There has been two stories on the homeless front in the past two days that somehow I feel compelled to comment on them: one is a story told in the Southend Echo 21/10, titled: “Homeless man stabbed by gang as he tried to sleep on bench at Southchurch Park, Southend” and another is a TV documentary in the “Cathy come home” mould, titled “No place to call home”. On the face of it the stories are unrelated, but they are…
“A HOMELESS man was attacked and stabbed by a gang of nine, including three women, as he tried to sleep on a park bench. The vulnerable 27-year-old was targeted for no apparent reason while he was dozing in Southchurch Park, Southend, at 11.45pm yesterday.” Thankfully, the article goes on to tell us: “The man was treated at Southend Hospital but his injuries were not life-threatening or life-changing.” The man was not identified and neither were the gang, who have yet to be found and apprehended.
Having been working among homeless people for the last few years, learning about another attack on a homeless person, while sad, it comes as no surprise. The homeless paradigm is a complicated one and no two cases are the same. Some are dismissive of the plight of the homeless, preferring to subscribe to the narrative that homeless people are causing too many problems (which is sometimes true) and the way to tackle this is not to support them but rather cut the services that are meant to help them. Having spoken to many, I am of the view any single one of us could become homeless and few think that it would happen to them. While I agree some well intended help is inappropriate, often help is needed and from my experience the right sort of help offered in kindness is welcomed.
There is a lot by way of help in my own town of Southend (check out here) and there is no excuse for any of us NOT to treat them as humans and often there are opportunities to show compassion. While some who purport to be homeless are cons, liars and the cause of their own misfortune, many are to be pitied and kindness is ALWAYS in order, even if coupled with tough love so as not to be taken for a ride or create dependency. The reality is that all too often affordable, suitable basic accommodation is NOT available to many who need/want it, and some of the needs of rough sleepers, e.g. social and psychological, are not being addressed.
This brings me to “No place like home”. The program focused on the Barking and Dagenham area and the story of a number of people who through circumstances over which they had little control or could have foreseen find themselves on the street. For most, when they become homeless, the first point of call is the Housing Options team at the local council office. It seemed that in most cases the Council were looking for reasons NOT to house the person presenting him / herself and generally found one, not because of callousness but because of a lack of housing, meaning only those deemed to be at the highest level of priority need could be housed. The program did well to convey the pain that comes with being homeless. Perhaps one of the most we most sobering comments was from one housing officer along the lines: “we are the options team but we are not able to offer much in the way of options”.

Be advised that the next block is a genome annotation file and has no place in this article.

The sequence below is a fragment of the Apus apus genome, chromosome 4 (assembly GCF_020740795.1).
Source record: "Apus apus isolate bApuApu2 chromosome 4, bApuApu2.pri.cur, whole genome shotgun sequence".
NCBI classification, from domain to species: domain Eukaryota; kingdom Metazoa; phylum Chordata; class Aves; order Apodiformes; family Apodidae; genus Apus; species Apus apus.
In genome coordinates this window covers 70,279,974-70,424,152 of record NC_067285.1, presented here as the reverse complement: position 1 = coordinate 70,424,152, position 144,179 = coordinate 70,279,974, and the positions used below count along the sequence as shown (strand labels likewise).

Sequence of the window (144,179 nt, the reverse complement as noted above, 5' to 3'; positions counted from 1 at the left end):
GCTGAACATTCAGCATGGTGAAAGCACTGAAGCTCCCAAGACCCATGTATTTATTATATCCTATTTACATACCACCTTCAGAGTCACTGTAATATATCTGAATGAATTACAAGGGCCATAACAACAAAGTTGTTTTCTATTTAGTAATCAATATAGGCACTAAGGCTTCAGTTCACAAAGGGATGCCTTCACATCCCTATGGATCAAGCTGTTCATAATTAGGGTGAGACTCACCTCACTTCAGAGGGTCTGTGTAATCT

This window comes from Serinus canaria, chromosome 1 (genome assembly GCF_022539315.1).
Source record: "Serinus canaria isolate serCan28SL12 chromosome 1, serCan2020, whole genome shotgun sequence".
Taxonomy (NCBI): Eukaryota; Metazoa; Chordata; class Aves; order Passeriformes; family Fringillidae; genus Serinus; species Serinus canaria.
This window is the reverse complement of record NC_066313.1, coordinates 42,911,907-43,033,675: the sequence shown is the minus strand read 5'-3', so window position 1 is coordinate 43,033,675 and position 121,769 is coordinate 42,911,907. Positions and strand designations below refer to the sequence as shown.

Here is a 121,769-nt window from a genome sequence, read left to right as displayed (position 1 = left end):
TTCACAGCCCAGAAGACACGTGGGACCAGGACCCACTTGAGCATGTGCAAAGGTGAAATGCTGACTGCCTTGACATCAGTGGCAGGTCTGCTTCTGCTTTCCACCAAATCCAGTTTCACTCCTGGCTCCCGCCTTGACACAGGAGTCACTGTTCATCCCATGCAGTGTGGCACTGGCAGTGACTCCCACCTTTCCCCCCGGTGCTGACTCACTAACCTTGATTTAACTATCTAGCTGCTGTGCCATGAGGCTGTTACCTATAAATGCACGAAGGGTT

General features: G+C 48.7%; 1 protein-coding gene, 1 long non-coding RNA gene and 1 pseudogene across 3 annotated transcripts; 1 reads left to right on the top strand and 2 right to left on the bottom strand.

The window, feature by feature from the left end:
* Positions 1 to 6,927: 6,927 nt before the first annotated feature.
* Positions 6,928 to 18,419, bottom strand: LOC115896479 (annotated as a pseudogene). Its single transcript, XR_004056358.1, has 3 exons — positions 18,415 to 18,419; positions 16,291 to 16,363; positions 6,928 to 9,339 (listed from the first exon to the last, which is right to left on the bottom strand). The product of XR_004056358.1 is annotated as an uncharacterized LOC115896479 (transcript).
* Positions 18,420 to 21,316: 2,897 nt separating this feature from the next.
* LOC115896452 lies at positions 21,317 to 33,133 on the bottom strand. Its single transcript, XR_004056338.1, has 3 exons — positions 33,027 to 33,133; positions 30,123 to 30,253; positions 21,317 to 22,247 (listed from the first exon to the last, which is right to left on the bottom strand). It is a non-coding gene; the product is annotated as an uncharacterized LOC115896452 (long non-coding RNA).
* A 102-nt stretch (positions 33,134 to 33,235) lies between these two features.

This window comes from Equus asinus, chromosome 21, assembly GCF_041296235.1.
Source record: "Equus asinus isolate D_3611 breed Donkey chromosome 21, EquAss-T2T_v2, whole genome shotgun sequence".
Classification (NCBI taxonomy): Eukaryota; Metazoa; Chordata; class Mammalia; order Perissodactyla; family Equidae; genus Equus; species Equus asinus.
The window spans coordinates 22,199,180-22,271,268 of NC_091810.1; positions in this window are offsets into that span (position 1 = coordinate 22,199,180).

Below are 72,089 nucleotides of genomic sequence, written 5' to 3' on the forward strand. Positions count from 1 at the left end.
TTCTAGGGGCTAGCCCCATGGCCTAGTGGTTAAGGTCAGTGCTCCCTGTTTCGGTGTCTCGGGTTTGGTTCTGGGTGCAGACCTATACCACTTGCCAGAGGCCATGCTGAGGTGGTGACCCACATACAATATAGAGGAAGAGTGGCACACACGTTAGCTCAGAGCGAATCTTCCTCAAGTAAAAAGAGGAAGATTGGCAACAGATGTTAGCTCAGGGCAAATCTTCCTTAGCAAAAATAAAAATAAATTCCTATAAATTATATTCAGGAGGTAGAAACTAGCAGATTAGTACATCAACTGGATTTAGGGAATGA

I am reminded that next Friday (28/10) there will be the Second Reading of the “Homeless Reduction Bill”, details of which has recently been published. While the detail needs studying and the MPs need persuading to attend, the aims of the bill seem eminently reasonable, in the light of the above, for:
- a stronger information and advice duty
- a homelessness prevention duty for all eligible households
- a relief duty for all eligible homeless people who have a local connection.
It seems to me the problem needs to be tackled both from the top down, e.g. build more homes and from the bottom up as individually, often as volunteers, we do what we can to help. Meanwhile I will continue my work with SHAN (see here), Street Spirit (see here) and will be managing one of the church winter night shelters, from 2nd December for 17 weeks, doing what I can.
Addendum: I have just learned of yet another Southend stabbing, which took place last night, and this too has been reported in the Echo: “Man left in ‘serious’ condition after town centre stabbing“. While readers will no doubt share my shock and sorrow that such a callous attack has once again taken place, and so soon after the previous one. Given my skepticism concerning such matters (official inactivity, smug “it is not my problem” responses and do gooder tut tuts and no more), more to the point is what is going to be done to safeguard and accommodate the homeless and what are WE going to do about it? – ed 24/10/2016